ogv.js 1.6.0 released with experimental AV1 decoding

After some additional fixes and experiments I’ve tagged ogv.js 1.6.0 and released it. As usual you can use ‘ogv’ package on npm or fetch the zip manually. This includes various fixes, including for some weird bugs!, and performance improvements on lower-end machines. Internals have been partially refactored to aid future maintenance, and experimental AV1 decoding has been added using VideoLAN’s dav1d decoder.

dav1d and SIMD

The dav1d AV1 decoder is now working pretty solidly, but slowly. I found that my test files were encoded at too high a quality and dialed them back to my actual target bitrate and find that performance improves as a consequence, so hey! Not bad. ;)

I’ve worked around a minor compiler issue in emscripten’s old “fastcomp” asm.js->wasm backend where an inner loop didn’t get unrolled, which improves decode performance by a couple percent. Upstream prefers to let the unroll be implicit, so I’m keeping this patch in a local fork for now.

I’ve also been reached out to by some folks working on the WebAssembly SIMD proposal, which should allow speeding up some of the slow filtering operations with optimized vector code! The only browser implementation of the proposal (which remains a bit controversial) is currently Chrome, with an experimental command-line flag, and the updated vectorization code is in the new WebAssembly compiler backend that’s integrated with upstream LLVM.

So I spent some time getting up and running on the new LLVM backend for emscripten, found a few issues:

  • emsdk doesn’t update the LLVM download properly so you can get stuck on an old version and be very confused — this is being fixed shortly!
  • currently it’s hard to use a single sdk installation for both modes at once, and asm.js compilation requires the old backend. So I’ve temporarily disabled the asm.js builds on my simd2 work branch.
  • multithreaded builds are broken atm (at least modularized, which only just got fixed on the main compiler so might need fixes for llvm backend)
  • use of atomics intrinsics in a non-multithreaded build results in a validation error, whereas it had been silently turned into something safe in the old backend. I had to patch dav1d with a “fake atomics” option to #define them away.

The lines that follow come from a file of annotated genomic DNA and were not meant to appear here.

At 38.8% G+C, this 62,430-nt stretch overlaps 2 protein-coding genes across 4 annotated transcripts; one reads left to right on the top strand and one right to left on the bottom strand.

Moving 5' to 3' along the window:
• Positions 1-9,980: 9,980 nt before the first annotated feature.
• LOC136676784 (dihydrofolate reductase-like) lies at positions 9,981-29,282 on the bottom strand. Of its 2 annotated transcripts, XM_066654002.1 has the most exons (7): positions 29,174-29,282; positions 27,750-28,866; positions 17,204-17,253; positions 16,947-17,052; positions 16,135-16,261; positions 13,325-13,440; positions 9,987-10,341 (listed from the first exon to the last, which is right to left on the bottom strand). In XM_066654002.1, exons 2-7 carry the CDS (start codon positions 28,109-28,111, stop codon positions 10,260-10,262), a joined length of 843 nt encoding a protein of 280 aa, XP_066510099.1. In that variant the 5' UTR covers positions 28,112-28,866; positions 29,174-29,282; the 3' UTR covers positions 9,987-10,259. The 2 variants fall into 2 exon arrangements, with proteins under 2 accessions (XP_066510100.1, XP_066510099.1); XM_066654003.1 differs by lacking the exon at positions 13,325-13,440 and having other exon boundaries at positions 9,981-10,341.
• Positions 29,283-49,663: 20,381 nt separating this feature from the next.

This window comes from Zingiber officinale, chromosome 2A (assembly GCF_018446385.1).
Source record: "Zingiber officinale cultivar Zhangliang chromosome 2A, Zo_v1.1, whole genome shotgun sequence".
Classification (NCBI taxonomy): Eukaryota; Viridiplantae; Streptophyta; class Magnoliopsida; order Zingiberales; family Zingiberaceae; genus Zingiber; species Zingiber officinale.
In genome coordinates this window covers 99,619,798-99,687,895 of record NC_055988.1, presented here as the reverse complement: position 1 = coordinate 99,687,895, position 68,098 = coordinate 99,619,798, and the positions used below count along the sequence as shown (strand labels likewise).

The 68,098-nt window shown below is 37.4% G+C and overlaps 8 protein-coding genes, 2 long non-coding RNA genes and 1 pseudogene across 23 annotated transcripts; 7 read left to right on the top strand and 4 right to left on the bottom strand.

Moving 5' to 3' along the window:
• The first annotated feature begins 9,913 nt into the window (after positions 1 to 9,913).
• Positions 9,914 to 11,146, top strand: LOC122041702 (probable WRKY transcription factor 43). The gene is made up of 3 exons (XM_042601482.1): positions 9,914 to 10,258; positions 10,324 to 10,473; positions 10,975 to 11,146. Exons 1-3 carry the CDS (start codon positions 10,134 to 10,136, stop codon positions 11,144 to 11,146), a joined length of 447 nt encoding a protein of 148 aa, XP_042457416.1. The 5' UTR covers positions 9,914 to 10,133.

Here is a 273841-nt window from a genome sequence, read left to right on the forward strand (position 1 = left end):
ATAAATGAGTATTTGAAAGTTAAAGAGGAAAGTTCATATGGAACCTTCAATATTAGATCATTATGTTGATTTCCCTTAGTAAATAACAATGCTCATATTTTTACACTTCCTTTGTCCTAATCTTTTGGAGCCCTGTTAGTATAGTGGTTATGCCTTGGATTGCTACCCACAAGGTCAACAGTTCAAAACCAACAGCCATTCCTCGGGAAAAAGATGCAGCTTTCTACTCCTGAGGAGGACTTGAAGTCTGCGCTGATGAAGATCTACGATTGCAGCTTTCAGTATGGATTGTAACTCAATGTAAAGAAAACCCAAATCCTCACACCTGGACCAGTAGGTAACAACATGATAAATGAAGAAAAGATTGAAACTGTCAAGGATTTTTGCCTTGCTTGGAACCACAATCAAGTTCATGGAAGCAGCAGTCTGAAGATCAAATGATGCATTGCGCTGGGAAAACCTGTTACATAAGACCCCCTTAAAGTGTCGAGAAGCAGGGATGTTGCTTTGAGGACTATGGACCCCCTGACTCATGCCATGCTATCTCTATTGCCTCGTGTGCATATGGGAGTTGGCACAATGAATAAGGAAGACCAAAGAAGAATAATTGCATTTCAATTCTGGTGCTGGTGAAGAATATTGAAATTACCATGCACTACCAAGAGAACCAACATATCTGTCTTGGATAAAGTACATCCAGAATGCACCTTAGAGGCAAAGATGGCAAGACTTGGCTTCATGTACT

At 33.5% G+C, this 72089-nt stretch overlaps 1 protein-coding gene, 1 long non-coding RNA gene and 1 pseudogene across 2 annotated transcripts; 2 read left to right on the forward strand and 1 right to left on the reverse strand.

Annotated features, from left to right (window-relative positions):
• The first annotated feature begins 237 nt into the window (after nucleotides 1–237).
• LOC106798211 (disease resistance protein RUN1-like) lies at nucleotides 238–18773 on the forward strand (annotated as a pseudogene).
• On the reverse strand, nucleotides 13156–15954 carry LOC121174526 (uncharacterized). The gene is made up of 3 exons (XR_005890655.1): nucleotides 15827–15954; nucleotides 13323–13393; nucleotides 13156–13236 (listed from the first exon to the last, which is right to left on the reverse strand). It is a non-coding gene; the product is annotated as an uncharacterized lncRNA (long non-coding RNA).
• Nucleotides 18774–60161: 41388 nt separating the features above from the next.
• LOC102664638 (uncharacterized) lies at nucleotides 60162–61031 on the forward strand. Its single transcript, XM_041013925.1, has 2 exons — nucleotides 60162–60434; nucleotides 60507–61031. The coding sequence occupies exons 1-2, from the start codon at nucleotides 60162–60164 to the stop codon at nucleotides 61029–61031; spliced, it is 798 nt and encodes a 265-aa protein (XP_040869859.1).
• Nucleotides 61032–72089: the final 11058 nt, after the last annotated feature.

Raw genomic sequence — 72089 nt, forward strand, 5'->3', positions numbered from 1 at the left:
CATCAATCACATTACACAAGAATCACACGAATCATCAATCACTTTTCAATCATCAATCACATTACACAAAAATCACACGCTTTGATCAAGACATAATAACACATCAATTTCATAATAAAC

• Non-SIMD builds were coming out with data corruption, which I tracked down to an optimizer bug which had just been fixed upstream the day before I reported it. ;)
  • I haven’t gotten as far as working with any of the SIMD intrinsics, because I’m getting a memory access out of bounds issue when engaging the autovectorizer. I narrowed down a test case with the first error and have reported it; not sure yet whether the problem is in the compiler or in Chrome/V8.

In theory autovectorization is likely to not do much, but significant gains could be made using intrinsics… but only so much, as the operations available are limited and it’s hard to tell what will be efficient or not.

Intermittent file breakages

Very rarely, some files would just break at a certain position in the file for reasons I couldn’t explain. I had one turn up during AV1 testing where a particular video packet that contained two frame OBUs had one OBU header appear ok and the second obviously corrupted. I tracked the corruption back from the codec to the demuxer to the demuxer’s input buffer to my StreamFile abstraction used for loading data from a seekable URL.

Turned out that the offending packet straddled a boundary between HTTP requests — between the second and third megabytes of the file, each requested as a separate Range-based XMLHttpRequest, downloaded as binary strings so the data can be accessed during progress events. But according to the network panel, the second and third megabytes looked fine…. but the *following* request turned up as 512 KiB. …What?

Dumping the binary strings of the second and third megabytes, I immediately realized what was wrong:

Enjoy some tasty binary strings!

The first requests were as expected showing 8-bit characters (ASCII and control chars etc). The request with the broken packet was showing CJK characters indicating the string had probably been misinterpreted as UTF-16

It didn’t take much longer to confirm that the first two bytes of the broken request were 0xFE 0xFF, a UTF-16 Byte Order Mark. This apparently overrides the “overrideMimeType” method’s x-user-defined charset, and there’s no way to override it back. Hypothetically you could probably detect the case and swap bytes back but I think it’s not actually worth it to do full streaming downloads within chunks for the player — it’s better to buffer ahead so you can play reliably.

For now I’ve switched it to use ArrayBuffer XHRs instead of binary strings, which avoids the encoding problem but means data can’t be accessed until each chunk has finished downloading.